Critics

Standard

Everybody’s a critic it seems these days. With opportunities to comment on Amazon or Goodreads, in newspapers on-line editions and a multitude of blogs big and small, it appears everyone has a strong opinion about creative efforts and are eager to express it loud and clear. The more critical one is, it seems, the more people pay attention to you.

Or do they?

People confuse what it means to be a critic. They assume it is the job of the critic to attack (or occasionally praise) a book or a movie or a video game. Not at all. A review – which does both those things – largely is an expression of an opinion, not much more sophisticated than I like that or I hate this. A review is not criticism. Often it is nothing more than a vendetta.

The role of a true critic (and yes, I understand I am about to be called an elitist in this oh so democratic world) is to place a creative work in the context of history and culture and to try to understand what an artist is trying to accomplish within that context and to, finally, judge whether they have succeeded and failed and why.

To be a reviewer, you just have to be there; to be a critic, you have to yourself be immersed in the creative activity if not as a practitioner then as a student of the field and the practice.

In other words, the role of a critic is not to snidely criticize (though many of them do this in a most delightful way) but rather to understand what is being done and, in an odd way, to support the artist in his or her efforts.

Do critics serve a real purpose in the work of the working artist? This is a harder question to answer. In many cases, the critic is examining the final product. The criticism will not unmake the movie or unwrite the book.

In the case of the novelist, the work was largely completed 12 or even 24 months ago (not so in self-publishing but that’s another story). The writer, in many cases has already moved on and unless they are writing a series of books (only common in fantasy or mystery for the most part) they are no longer engaged in the themes or stories of the old work. What then can they learn from a critic? It’s not like it never happens – after all writers do revisit themes on a regular basis – but only in a few cases does a real artistic dialogue exist between creator and critic (unless you consider editors the ultimate critic – which I suspect a lot of writers do).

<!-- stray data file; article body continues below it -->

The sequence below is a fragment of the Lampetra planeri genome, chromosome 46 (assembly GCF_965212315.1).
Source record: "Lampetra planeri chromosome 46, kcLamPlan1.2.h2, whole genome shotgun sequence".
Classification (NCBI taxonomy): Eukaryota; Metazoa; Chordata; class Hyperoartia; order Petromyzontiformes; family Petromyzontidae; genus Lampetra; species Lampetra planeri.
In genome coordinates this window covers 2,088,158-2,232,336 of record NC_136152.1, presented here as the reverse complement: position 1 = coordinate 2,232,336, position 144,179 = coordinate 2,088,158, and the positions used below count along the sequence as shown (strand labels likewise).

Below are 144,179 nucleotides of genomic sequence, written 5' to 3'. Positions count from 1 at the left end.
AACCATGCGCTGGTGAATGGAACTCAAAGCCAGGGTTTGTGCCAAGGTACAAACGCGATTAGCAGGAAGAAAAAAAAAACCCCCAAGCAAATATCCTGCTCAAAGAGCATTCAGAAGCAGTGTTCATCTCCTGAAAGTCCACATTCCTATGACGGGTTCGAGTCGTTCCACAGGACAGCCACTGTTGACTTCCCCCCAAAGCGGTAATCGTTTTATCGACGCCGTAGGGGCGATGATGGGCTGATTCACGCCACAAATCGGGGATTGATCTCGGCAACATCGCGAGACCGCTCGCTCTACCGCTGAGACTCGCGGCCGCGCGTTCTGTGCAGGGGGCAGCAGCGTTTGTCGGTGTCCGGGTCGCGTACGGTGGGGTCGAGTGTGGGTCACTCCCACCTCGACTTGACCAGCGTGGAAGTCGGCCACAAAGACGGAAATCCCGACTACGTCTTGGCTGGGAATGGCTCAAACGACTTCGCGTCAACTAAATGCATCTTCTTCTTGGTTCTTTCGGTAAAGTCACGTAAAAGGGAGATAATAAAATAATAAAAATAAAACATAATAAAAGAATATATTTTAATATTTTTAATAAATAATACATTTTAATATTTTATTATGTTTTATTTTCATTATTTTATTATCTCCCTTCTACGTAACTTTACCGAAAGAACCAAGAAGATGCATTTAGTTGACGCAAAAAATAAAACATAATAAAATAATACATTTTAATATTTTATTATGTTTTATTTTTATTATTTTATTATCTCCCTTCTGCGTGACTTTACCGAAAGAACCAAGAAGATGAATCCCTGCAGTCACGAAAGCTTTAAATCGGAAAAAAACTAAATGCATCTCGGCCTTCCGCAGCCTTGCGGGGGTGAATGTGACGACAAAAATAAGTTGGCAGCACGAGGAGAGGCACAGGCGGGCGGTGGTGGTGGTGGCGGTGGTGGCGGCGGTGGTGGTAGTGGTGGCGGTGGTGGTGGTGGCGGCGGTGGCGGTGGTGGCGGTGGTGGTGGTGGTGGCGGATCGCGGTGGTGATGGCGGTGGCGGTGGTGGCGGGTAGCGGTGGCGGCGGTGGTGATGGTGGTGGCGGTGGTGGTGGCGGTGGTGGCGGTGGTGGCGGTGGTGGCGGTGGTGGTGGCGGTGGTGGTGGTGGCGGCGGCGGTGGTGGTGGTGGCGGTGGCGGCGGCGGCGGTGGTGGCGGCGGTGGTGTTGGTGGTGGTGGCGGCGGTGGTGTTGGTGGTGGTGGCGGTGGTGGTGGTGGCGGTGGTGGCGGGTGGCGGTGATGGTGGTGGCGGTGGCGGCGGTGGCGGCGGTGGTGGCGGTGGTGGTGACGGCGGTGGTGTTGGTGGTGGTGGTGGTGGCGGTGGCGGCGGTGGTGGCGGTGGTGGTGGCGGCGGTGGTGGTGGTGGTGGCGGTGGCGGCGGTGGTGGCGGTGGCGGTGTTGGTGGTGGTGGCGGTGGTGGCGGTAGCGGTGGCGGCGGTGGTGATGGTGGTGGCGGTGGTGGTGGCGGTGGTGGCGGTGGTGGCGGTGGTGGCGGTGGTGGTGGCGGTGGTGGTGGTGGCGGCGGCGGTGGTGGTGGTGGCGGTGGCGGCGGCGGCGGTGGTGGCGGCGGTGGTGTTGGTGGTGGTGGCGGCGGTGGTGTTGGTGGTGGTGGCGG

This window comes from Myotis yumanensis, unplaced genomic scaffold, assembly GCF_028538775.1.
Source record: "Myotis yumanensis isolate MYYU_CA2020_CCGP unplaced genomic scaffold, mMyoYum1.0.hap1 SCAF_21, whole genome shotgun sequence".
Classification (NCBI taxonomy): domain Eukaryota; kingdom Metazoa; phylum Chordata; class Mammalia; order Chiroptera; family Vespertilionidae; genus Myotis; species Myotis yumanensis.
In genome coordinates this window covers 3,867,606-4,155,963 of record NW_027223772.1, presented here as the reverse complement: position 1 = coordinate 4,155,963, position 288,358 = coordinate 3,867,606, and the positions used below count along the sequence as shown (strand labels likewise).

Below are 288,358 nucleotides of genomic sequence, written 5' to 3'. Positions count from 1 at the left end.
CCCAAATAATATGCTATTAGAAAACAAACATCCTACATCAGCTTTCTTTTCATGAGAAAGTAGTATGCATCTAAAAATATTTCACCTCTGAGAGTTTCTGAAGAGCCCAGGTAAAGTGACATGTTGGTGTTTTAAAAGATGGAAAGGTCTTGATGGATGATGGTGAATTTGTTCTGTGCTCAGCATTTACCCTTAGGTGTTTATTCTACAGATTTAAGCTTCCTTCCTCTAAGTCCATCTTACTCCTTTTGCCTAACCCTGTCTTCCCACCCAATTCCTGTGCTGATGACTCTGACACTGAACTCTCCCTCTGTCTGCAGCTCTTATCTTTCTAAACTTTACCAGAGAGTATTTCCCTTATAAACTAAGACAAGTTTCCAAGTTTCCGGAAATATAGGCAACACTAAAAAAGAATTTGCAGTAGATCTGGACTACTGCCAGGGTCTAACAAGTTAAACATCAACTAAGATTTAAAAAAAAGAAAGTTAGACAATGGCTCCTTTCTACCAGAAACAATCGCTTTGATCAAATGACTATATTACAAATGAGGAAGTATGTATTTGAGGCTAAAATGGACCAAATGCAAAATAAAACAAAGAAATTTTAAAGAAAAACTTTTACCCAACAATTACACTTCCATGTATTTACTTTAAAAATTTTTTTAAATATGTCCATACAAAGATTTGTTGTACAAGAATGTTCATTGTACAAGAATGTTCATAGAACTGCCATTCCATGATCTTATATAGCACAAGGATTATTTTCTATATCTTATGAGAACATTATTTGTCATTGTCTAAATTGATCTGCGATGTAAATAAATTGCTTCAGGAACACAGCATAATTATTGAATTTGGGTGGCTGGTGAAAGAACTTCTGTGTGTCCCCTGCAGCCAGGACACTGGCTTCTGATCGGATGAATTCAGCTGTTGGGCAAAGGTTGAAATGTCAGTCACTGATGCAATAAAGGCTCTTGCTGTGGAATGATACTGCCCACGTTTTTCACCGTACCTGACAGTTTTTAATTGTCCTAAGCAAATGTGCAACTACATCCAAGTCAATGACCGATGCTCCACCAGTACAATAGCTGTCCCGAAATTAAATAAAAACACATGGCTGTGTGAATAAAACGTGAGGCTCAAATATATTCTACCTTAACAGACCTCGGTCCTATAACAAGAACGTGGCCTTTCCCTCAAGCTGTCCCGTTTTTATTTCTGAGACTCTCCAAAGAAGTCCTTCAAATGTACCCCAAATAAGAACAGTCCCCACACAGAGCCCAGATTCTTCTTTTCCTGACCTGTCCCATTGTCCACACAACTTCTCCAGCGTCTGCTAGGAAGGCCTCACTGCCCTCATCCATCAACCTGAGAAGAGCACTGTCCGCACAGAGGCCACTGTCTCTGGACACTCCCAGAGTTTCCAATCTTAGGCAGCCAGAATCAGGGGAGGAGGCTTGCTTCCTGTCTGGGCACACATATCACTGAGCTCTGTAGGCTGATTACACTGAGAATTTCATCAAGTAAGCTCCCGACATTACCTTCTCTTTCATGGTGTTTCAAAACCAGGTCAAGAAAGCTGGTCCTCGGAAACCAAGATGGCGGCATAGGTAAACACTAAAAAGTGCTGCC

The critic may play a larger role historically and academically in placing the artist in their proper place in the pantheon or they may – if they are particularly skilled at bringing their strength of criticism into popular reviews – be useful as a guide for readers and watchers as in: if you liked this, you might like that in the way Amazon algorithms never will.

But for the rest? When Hemingway was confronted by an erstwhile young critic and asked if the birds flying up from the gondola were a symbol of sexual consummation, Hemingway responded with: What? You think you can do better?

And that’s ten minutes. (With thanks to Stephanie Ann Johanson for the topic suggestion).

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